I haven’t really read any interesting short story this month (ah, that should change too) but I have a couple of interesting links for you.

First of all, this post by Ed A. Murray is a reminder that NaNoWriMo is upon us and that if you’d like to take part and win, the time to prepare is now. Personally, I have never taken part in such a marathon of words and I don’t think I’m ready yet. I don’t have the time either. I know, I know, you might chiming that if I’m to take my writing seriously I should try and make time everyday, as much as possible. But life with a baby and a toddler is not that forgiving, so really, I don’t have the time.

Nevertheless, in case you’re really thinking of putting pen to paper in November and come up with 50000+ words of your own, here’s some advice (actually tons of advice) by a seasoned writer who’s given it a go – and won – several times. As a starter, here’s a post Frankie Thompson about how to get ahead at NaNoWriMo. Feel free to dig deeper in her archives, there’s plenty more content on NaNoWriMo and writing itself.

And finally, here’s a Youtube video by Victoria Schwab about Shiny New Ideas, how they distract us and what to do with them when we’re busy with something else.

And that’s all for now.

Have a great October!

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Bend it, break it, fix it.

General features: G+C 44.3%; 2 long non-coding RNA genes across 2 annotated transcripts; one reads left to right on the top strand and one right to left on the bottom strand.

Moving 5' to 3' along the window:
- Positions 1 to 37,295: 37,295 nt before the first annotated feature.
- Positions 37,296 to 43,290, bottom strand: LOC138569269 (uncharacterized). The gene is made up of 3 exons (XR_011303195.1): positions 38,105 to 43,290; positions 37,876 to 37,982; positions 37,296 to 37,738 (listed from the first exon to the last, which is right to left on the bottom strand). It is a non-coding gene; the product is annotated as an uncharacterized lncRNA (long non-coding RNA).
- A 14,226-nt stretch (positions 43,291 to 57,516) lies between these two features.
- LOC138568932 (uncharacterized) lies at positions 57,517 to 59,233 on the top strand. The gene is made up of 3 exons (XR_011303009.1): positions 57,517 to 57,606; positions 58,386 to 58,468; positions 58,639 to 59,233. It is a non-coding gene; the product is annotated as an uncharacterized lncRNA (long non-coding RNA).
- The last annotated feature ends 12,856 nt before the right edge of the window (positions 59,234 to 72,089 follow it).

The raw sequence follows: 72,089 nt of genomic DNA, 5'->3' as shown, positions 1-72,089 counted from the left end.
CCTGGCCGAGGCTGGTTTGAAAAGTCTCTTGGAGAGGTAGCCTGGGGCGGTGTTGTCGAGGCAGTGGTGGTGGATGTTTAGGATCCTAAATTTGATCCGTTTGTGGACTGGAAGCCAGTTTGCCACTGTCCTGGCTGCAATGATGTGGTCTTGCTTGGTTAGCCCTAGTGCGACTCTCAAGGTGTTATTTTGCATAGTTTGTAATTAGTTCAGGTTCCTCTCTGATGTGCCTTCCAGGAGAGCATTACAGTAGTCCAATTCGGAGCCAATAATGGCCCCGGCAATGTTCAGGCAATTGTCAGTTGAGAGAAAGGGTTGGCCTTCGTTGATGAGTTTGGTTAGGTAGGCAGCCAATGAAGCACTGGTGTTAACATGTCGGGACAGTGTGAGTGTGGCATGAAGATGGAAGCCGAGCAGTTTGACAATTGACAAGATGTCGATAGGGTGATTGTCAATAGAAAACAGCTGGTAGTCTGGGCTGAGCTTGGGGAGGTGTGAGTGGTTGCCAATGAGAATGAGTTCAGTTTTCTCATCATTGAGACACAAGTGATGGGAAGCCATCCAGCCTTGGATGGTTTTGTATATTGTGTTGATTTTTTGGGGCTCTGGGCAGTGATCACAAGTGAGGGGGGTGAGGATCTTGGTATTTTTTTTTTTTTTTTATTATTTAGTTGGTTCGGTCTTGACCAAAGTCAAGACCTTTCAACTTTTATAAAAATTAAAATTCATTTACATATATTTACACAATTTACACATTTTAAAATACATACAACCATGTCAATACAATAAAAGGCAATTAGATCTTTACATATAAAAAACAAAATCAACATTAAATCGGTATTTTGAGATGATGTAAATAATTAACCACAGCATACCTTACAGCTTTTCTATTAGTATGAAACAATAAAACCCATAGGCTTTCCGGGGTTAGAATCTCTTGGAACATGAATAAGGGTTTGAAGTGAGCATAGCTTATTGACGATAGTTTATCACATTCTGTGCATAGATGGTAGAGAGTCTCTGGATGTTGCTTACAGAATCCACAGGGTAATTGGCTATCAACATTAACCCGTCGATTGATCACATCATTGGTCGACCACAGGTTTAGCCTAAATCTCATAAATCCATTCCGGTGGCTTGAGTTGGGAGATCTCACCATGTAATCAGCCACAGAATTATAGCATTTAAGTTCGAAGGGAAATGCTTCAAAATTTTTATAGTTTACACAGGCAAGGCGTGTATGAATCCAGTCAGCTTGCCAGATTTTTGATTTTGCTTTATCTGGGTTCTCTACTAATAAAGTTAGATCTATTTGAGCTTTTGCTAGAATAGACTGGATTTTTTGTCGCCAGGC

We are already halfway through September and that means that I am already halfway through my Story a Day challenge. Not really, as I haven’t written anything new in the last couple of days. I might or might not catch up later this weekend. To be honest, I wasn’t so inspired by the second set of prompts, which were more like creative writing exercises than prompts.

But aren’t writing prompts creative writing exercises themselves, I can hear you saying. I guess so, I don’t know, you tell me. You can check this week’s prompts yourselves and see if they inspire you to write five new stories. Actually, a few of them are meant to rewrite a previously written story so maybe that’s why I’ve found it more difficult to draft new stories this week. Maybe, but hey, this needn’t be bad. In fact, something very good happened this week.

I was a bit discouraged at the beginning of this second challenge week but as I worked my way through these prompts, I suddenly realised how helpful they can be when revising and rewriting a story. And so, I applied them to a story I wrote a few months ago and which has been in my head ever since, though as much as I thought about it I just couldn’t find a proper beginning or ending and much of the wording felt wrong. Well, instead of gender-swapping any story, I just swapped the point of view of my characters; I somewhat changed settings by making them more real, as I filled in the details in my story; and I totally ignored punctuation rules and wrote a soliloquy of my main character, which helped me to get to know her better and polish her voice. So three prompts, three ideas, and three big changes to bring my crappy story closer to a publishable story.